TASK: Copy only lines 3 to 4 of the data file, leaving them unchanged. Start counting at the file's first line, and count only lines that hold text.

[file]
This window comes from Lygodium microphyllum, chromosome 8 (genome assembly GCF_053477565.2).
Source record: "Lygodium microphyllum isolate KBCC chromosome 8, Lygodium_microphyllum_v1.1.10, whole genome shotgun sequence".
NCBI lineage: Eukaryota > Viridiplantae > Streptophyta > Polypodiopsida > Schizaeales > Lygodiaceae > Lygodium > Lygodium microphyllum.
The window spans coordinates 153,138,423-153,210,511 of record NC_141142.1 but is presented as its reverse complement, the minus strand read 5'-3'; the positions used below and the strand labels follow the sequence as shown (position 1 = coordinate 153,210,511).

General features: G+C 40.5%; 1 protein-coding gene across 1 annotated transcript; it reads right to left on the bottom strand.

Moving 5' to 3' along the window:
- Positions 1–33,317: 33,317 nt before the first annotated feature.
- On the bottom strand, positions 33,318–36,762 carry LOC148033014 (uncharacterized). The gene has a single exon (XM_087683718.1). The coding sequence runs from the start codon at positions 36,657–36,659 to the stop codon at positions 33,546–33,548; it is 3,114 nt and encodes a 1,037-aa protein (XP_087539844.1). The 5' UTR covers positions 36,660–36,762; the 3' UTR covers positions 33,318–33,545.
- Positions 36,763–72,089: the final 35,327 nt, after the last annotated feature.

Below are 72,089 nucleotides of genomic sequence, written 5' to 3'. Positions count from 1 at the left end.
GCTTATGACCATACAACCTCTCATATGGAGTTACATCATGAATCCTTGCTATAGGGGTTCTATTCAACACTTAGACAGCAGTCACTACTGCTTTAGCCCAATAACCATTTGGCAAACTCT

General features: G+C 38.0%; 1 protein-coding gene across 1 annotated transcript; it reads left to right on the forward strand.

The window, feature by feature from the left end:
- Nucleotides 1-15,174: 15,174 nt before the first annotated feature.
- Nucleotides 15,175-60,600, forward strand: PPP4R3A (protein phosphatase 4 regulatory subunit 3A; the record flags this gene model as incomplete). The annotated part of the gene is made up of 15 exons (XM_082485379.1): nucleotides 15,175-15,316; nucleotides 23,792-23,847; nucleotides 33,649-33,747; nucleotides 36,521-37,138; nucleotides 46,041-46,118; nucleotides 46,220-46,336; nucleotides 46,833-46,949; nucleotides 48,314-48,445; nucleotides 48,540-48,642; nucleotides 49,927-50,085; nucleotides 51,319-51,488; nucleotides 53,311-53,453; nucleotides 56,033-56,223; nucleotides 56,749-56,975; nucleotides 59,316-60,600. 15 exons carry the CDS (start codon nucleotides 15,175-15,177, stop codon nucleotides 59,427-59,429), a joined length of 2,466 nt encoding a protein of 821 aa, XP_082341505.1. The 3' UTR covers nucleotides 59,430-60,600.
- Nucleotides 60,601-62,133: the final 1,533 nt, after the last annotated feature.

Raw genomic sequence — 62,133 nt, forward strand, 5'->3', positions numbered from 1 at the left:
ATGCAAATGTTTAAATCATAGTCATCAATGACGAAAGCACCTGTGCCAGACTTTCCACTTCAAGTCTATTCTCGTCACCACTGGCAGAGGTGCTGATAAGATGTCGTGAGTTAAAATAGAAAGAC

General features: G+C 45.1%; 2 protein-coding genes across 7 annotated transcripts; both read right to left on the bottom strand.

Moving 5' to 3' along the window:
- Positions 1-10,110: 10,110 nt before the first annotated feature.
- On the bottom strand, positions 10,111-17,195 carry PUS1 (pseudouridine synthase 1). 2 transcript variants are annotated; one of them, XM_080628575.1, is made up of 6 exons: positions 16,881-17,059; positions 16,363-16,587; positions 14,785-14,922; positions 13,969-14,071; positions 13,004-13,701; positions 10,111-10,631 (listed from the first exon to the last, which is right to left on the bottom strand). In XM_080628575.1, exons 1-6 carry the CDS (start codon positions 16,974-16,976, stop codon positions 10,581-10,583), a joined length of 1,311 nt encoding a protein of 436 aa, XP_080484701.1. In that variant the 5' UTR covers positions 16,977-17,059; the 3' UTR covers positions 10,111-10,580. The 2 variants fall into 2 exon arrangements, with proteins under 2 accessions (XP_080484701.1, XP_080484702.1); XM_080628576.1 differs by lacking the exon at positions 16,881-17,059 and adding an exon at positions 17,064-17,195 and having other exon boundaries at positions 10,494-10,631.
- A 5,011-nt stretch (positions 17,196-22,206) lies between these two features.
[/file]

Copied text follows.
NCBI lineage: Eukaryota > Viridiplantae > Streptophyta > Polypodiopsida > Schizaeales > Lygodiaceae > Lygodium > Lygodium microphyllum.
The window spans coordinates 153,138,423-153,210,511 of record NC_141142.1 but is presented as its reverse complement, the minus strand read 5'-3'; the positions used below and the strand labels follow the sequence as shown (position 1 = coordinate 153,210,511).